Before the introduction of Whitby’s toll booth in 1788 (built to pay for the upkeep of Whitby Abbey) a William Smith came to join a crowd of people that were being entertained by a popular puppeteer. William, for reasons unknown, refused to pay to watch the show entitled “Incredible Motion” which built up a rage inside the puppeteer.
As the show went on William, who was drunk, heckled the puppeteer (whose name is unknown) until he’d had enough. The puppeteer, enraged, drew out his sword and proceeded to try and savagely attack Smith, but during the tussle an innocent man was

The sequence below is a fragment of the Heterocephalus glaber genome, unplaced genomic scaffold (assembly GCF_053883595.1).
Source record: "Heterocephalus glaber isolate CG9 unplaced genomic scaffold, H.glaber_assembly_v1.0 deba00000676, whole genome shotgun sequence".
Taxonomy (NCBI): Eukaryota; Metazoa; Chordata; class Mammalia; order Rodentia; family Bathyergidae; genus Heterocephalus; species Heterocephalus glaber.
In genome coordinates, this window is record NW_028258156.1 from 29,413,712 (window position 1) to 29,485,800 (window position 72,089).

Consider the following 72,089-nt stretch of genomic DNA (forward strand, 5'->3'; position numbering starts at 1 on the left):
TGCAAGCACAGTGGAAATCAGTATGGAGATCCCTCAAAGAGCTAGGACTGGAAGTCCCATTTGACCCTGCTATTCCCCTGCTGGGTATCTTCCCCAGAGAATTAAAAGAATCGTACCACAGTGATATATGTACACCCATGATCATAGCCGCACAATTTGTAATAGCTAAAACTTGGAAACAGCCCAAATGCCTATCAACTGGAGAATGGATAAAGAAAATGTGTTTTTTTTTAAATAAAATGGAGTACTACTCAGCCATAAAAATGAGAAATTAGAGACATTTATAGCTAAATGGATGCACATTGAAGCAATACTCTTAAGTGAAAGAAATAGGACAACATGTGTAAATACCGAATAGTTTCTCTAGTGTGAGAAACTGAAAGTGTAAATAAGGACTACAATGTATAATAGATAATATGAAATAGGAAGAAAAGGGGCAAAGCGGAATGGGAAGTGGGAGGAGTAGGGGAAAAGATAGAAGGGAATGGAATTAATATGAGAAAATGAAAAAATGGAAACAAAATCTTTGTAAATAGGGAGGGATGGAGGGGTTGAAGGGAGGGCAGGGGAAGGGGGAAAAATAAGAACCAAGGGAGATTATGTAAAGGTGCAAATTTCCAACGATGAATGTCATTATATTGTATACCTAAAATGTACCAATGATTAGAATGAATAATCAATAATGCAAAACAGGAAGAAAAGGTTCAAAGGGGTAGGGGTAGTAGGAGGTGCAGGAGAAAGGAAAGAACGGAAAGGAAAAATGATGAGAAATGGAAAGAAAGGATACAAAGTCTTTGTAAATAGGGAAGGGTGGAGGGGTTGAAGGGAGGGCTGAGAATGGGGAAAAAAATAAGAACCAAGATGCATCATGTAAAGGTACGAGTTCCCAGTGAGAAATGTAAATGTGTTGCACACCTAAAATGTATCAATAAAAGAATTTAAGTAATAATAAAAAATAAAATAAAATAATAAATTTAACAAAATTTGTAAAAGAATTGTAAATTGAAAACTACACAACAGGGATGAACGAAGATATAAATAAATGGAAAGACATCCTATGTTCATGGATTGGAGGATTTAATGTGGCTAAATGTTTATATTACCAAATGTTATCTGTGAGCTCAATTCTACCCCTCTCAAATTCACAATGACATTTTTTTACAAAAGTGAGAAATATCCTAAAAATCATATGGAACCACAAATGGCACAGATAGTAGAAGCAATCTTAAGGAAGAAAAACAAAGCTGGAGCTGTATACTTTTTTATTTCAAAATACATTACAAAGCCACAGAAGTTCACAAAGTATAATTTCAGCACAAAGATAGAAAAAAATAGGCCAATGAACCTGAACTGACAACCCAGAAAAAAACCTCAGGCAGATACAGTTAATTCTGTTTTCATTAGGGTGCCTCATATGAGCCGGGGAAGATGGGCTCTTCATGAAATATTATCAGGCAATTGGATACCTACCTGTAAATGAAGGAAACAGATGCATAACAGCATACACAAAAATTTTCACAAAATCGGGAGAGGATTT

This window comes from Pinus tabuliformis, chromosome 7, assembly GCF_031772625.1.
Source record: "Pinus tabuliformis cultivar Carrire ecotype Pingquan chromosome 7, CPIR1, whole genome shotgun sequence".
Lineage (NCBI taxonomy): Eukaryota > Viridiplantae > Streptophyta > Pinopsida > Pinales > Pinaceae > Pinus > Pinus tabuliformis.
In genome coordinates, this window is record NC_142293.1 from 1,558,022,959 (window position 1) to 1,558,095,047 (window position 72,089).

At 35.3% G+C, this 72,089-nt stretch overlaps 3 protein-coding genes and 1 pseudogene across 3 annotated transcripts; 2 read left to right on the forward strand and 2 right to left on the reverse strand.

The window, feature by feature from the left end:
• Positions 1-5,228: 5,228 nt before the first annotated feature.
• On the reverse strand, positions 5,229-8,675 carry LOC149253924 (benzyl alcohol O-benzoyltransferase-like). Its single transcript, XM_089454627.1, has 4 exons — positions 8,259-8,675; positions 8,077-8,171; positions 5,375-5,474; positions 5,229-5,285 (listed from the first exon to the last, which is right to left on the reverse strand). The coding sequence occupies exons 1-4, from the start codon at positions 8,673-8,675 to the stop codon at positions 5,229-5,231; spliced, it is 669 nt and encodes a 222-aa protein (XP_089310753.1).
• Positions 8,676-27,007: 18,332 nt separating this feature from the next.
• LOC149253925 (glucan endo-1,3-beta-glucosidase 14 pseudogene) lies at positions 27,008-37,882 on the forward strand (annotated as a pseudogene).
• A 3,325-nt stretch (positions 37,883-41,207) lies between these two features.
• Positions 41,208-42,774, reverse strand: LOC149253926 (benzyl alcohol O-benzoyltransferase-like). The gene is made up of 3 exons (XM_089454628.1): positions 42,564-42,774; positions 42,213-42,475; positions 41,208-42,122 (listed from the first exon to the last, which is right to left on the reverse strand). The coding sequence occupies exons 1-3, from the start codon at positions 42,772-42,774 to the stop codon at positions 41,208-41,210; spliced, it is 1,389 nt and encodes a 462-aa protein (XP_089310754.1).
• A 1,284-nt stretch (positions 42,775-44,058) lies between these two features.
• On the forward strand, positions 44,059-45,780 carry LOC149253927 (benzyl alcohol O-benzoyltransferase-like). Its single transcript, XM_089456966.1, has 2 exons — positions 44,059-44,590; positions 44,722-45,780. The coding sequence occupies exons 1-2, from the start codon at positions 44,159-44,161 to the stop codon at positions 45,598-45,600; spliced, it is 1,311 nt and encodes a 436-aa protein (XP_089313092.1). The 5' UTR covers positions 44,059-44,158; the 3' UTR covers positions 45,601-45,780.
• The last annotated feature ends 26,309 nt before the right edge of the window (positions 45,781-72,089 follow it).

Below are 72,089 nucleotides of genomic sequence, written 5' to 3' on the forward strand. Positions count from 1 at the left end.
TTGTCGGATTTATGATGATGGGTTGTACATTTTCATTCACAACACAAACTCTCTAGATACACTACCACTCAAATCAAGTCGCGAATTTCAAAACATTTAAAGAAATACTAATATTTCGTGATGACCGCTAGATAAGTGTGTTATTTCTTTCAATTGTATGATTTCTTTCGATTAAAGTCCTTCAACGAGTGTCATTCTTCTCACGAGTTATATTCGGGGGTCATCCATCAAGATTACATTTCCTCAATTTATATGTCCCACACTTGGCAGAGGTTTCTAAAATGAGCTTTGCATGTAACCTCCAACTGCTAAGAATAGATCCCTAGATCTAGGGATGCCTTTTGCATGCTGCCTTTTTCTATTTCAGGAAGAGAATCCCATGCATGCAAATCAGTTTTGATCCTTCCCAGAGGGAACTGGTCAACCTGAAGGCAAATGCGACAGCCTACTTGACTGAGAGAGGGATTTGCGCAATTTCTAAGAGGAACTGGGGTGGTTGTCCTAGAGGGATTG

stabbed to death; William Pickering, in front of horrified onlookers (some of which included children).
The puppeteer was caught, apprehended and brought to trial. Given the amount of eye witnesses and the fact that the entertainer was caught with the murder weapon in his hand, it wasn’t long for a verdict to be decided. Guilty of the most heinous crime; murder. For his sins he was put to death, and executed at York castle.
To this day it is believed that the mad puppeteer can be seen running through the market placed, dressed head to toe in black, wielding his bloody sword. It has been advised to avoid the ghost if you see him, as it is believed that if he catches you his face, still contorted with his deed, will send you insane.